Freedom is the freedom to say that two plus two make five.


Orwell’s 1984:

In the end the Party would announce that two and two made five, and you would have to believe it. It was inevitable that they should make that claim sooner or later: the logic of their position demanded it. Not merely the validity of experience, but the very existence of external reality, was tacitly denied by their philosophy. The heresy of heresies was common sense. And what was terrifying was not that they would kill you for thinking otherwise, but that they might be right. For, after all, how do we know that two and two make four? Or that the force of gravity works? Or that the past is unchangeable? If both the past and the external world exist only in the mind, and if the mind itself is controllable—what then?

This leads to some interesting questions that I haven’t yet been able to resolve. Orwell suggests that we can’t know if two plus two is actually four or five or pi, and he never gives any explanation or indication for why we might know such a thing. So that’s left as an open question to ponder: How can we be sure that two plus two equals anything at all? From that perspective, how can we be sure of anything? Is there any truth at all? I’m not sure, but I haven’t seen any reason to believe that truth might exist.

I’ll write more when I have time to organize my thoughts.

Some thoughts on Pi Day

As everyone should know by now, yesterday was Pi Day (March 14), the most important holiday of the year. Pi Day is a day to celebrate the amazing properties of the number \pi, and every year on 3/14, at 1:59:26, every competent person must spend 53 to 58 seconds reciting 97 digits of pi.

What do you get when you write 3.14 on a sheet of paper and hold it up to a mirror? Try it and see! It’s a sign from the gods of mathematics.

This year, there was a government conspiracy to cheat Americans out of an hour of this most glorious of holidays. Daylight saving time means that we skipped the hour from 2am to 3am. This is simply unacceptable, and provides further evidence of the incompetence and complete failure of democratically elected government. We must try to recover from this lost hour of Pi Day, and here is what I suggest we do: We shall celebrate from 1am to 2am on November 7, when we get this hour back. We will not allow our government to take away our right to Pi Day!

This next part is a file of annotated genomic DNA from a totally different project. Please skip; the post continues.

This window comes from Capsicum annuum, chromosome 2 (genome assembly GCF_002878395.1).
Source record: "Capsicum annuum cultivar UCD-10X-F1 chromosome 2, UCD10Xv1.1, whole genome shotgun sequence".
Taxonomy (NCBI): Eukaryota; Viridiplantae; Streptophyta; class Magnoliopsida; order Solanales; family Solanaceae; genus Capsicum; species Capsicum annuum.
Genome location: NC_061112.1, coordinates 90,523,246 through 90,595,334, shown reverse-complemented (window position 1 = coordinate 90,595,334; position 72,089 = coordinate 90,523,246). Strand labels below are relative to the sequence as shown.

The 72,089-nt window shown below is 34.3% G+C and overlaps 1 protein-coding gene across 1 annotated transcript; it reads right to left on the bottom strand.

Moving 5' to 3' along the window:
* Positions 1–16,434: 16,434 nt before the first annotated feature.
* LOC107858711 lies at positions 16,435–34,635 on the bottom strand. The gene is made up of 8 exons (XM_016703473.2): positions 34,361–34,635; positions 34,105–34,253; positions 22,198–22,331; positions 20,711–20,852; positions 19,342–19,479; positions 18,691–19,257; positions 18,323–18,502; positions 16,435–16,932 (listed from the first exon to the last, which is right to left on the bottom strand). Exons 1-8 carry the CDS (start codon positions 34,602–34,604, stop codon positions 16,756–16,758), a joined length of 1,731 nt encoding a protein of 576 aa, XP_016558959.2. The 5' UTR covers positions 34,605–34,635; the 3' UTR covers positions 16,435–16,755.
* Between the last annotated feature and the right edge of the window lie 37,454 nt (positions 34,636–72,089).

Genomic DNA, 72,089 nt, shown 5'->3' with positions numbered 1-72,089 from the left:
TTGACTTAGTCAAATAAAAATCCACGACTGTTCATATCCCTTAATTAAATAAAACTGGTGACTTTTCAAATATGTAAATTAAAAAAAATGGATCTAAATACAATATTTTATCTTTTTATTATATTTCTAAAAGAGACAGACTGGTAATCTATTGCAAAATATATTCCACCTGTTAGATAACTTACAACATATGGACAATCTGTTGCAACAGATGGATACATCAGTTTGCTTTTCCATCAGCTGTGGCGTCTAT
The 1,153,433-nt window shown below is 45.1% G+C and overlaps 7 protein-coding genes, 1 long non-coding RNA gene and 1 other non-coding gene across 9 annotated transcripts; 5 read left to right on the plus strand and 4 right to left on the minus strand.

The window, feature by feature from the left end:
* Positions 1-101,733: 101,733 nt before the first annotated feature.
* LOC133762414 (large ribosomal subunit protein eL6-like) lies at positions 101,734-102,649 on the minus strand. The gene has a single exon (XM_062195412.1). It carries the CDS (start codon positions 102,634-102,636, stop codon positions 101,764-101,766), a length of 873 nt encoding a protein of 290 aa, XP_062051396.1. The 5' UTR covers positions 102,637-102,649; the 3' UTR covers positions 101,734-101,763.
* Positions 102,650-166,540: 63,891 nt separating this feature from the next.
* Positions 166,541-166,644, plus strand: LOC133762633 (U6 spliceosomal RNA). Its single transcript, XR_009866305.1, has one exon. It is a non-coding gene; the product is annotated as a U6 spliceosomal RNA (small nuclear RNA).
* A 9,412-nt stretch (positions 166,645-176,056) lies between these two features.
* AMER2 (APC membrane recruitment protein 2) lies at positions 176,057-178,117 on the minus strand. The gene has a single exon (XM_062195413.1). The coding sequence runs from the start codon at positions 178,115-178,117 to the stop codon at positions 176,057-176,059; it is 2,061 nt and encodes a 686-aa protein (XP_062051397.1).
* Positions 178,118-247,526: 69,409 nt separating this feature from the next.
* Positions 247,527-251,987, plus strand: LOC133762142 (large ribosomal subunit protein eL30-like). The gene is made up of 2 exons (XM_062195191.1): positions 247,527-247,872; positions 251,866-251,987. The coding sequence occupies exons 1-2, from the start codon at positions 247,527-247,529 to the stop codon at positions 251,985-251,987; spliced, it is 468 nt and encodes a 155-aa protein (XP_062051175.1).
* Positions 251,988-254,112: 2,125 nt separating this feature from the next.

I do have some intelligent posts planned, but Pi Day is simply too much fun.

The Birth of a Blog

I was told some time ago that I should create a blog. At the time, I said that I would think about it, and I’ve procrastinated for so long now that I can’t remember who to blame for the suggestion. In any case, after some thought, I decided that I’d try blog writing; however, I never found a good opportunity to counteract inertia and feel motivated enough to write something. It seemed like the momentous occasion of the birth of my blog needed to happen on a special day. And indeed, today is a special day; in fact, today is Pi Day, the most important day of the year!

This blog will contain my thoughts on various topics that I find interesting. Given that I’m not necessarily a very interesting person, I don’t promise to update this daily, or even weekly. I’ll write something when I feel like I have something to say. When I don’t have any interesting thoughts, I’d prefer to stay quiet than to spew out boring verbose nonsense, so if I disappear from blogging, you may assume that I’m just suppressing my boring thoughts and keeping them from infecting others.

Feel free to comment and discuss anything that I post, as your comments would likely provide the motivation for me to continue writing and updating. It’s no fun to type up thought provoking ideas when nobody is around to hear them.

Happy Pi Day!